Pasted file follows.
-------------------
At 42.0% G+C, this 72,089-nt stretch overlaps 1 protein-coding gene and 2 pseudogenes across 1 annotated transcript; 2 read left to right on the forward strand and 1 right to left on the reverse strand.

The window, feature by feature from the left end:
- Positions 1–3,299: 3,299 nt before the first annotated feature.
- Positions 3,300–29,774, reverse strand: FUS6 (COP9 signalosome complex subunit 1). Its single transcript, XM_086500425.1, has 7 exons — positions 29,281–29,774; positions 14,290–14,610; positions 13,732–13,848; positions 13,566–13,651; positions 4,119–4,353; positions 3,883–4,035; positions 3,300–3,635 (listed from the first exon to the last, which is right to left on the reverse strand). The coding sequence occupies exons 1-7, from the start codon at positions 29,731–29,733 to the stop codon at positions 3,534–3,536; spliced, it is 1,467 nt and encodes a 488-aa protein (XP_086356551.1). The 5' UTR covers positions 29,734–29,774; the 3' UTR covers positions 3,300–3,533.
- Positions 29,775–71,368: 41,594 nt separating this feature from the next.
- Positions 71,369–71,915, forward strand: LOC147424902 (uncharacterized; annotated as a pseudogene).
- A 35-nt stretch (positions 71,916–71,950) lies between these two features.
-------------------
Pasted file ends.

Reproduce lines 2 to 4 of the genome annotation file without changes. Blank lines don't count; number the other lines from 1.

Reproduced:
The window, feature by feature from the left end:
- Positions 1–3,299: 3,299 nt before the first annotated feature.
- Positions 3,300–29,774, reverse strand: FUS6 (COP9 signalosome complex subunit 1). Its single transcript, XM_086500425.1, has 7 exons — positions 29,281–29,774; positions 14,290–14,610; positions 13,732–13,848; positions 13,566–13,651; positions 4,119–4,353; positions 3,883–4,035; positions 3,300–3,635 (listed from the first exon to the last, which is right to left on the reverse strand). The coding sequence occupies exons 1-7, from the start codon at positions 29,731–29,733 to the stop codon at positions 3,534–3,536; spliced, it is 1,467 nt and encodes a 488-aa protein (XP_086356551.1). The 5' UTR covers positions 29,734–29,774; the 3' UTR covers positions 3,300–3,533.